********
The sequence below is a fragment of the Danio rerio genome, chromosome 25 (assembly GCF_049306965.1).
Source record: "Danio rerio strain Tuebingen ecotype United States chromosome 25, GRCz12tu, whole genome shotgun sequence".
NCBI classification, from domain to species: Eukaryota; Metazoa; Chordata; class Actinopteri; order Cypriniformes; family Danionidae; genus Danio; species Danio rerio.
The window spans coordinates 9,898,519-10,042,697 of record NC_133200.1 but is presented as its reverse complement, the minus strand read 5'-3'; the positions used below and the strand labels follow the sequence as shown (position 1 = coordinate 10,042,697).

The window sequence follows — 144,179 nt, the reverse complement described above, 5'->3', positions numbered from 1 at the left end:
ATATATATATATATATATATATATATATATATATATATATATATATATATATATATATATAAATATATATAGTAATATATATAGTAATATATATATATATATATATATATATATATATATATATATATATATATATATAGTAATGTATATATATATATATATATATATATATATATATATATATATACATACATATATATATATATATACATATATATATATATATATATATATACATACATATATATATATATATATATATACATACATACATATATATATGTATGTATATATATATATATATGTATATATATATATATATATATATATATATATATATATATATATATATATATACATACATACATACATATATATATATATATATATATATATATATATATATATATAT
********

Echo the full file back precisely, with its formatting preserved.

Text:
The sequence below is a fragment of the Danio rerio genome, chromosome 25 (assembly GCF_049306965.1).
Source record: "Danio rerio strain Tuebingen ecotype United States chromosome 25, GRCz12tu, whole genome shotgun sequence".
NCBI classification, from domain to species: Eukaryota; Metazoa; Chordata; class Actinopteri; order Cypriniformes; family Danionidae; genus Danio; species Danio rerio.
The window spans coordinates 9,898,519-10,042,697 of record NC_133200.1 but is presented as its reverse complement, the minus strand read 5'-3'; the positions used below and the strand labels follow the sequence as shown (position 1 = coordinate 10,042,697).

The window sequence follows — 144,179 nt, the reverse complement described above, 5'->3', positions numbered from 1 at the left end:
ATATATATATATATATATATATATATATATATATATATATATATATATATATATATATATAAATATATATAGTAATATATATAGTAATATATATATATATATATATATATATATATATATATATATATATATATATATAGTAATGTATATATATATATATATATATATATATATATATATATATATACATACATATATATATATATATACATATATATATATATATATATATATACATACATATATATATATATATATATATACATACATACATATATATATGTATGTATATATATATATATATGTATATATATATATATATATATATATATATATATATATATATATATATATATACATACATACATACATATATATATATATATATATATATATATATATATATATATAT